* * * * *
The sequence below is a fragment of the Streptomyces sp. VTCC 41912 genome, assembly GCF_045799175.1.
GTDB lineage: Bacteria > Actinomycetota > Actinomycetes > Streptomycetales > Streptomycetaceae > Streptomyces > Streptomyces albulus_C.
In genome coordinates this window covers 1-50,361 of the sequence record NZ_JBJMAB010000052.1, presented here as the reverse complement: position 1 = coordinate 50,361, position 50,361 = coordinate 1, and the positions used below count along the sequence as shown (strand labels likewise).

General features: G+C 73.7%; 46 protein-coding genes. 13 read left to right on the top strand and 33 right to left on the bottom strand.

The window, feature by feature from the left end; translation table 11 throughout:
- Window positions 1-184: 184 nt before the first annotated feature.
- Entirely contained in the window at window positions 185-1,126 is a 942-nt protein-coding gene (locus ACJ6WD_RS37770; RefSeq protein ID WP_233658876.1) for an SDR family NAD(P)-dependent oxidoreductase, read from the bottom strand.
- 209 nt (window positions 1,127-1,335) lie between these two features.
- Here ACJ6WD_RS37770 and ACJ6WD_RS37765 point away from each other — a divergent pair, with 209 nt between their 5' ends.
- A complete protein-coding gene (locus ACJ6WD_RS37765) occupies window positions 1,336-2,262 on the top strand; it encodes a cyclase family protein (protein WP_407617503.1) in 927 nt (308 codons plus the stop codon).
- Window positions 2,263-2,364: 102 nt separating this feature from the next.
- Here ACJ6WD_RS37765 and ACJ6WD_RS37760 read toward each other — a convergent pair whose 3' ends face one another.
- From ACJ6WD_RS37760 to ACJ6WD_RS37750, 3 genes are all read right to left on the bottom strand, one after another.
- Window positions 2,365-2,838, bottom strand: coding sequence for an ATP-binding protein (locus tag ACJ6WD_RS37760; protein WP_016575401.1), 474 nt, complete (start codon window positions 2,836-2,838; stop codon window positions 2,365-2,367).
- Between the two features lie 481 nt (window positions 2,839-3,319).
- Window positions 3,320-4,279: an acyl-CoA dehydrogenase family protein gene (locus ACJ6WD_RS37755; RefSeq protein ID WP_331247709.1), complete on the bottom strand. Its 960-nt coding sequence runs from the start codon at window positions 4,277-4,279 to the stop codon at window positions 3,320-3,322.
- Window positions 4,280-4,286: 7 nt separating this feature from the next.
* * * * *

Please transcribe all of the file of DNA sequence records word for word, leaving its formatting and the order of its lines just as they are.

The sequence below is a fragment of the Streptomyces sp. VTCC 41912 genome, assembly GCF_045799175.1.
GTDB lineage: Bacteria > Actinomycetota > Actinomycetes > Streptomycetales > Streptomycetaceae > Streptomyces > Streptomyces albulus_C.
In genome coordinates this window covers 1-50,361 of the sequence record NZ_JBJMAB010000052.1, presented here as the reverse complement: position 1 = coordinate 50,361, position 50,361 = coordinate 1, and the positions used below count along the sequence as shown (strand labels likewise).

General features: G+C 73.7%; 46 protein-coding genes. 13 read left to right on the top strand and 33 right to left on the bottom strand.

The window, feature by feature from the left end; translation table 11 throughout:
- Window positions 1-184: 184 nt before the first annotated feature.
- Entirely contained in the window at window positions 185-1,126 is a 942-nt protein-coding gene (locus ACJ6WD_RS37770; RefSeq protein ID WP_233658876.1) for an SDR family NAD(P)-dependent oxidoreductase, read from the bottom strand.
- 209 nt (window positions 1,127-1,335) lie between these two features.
- Here ACJ6WD_RS37770 and ACJ6WD_RS37765 point away from each other — a divergent pair, with 209 nt between their 5' ends.
- A complete protein-coding gene (locus ACJ6WD_RS37765) occupies window positions 1,336-2,262 on the top strand; it encodes a cyclase family protein (protein WP_407617503.1) in 927 nt (308 codons plus the stop codon).
- Window positions 2,263-2,364: 102 nt separating this feature from the next.
- Here ACJ6WD_RS37765 and ACJ6WD_RS37760 read toward each other — a convergent pair whose 3' ends face one another.
- From ACJ6WD_RS37760 to ACJ6WD_RS37750, 3 genes are all read right to left on the bottom strand, one after another.
- Window positions 2,365-2,838, bottom strand: coding sequence for an ATP-binding protein (locus tag ACJ6WD_RS37760; protein WP_016575401.1), 474 nt, complete (start codon window positions 2,836-2,838; stop codon window positions 2,365-2,367).
- Between the two features lie 481 nt (window positions 2,839-3,319).
- Window positions 3,320-4,279: an acyl-CoA dehydrogenase family protein gene (locus ACJ6WD_RS37755; RefSeq protein ID WP_331247709.1), complete on the bottom strand. Its 960-nt coding sequence runs from the start codon at window positions 4,277-4,279 to the stop codon at window positions 3,320-3,322.
- Window positions 4,280-4,286: 7 nt separating this feature from the next.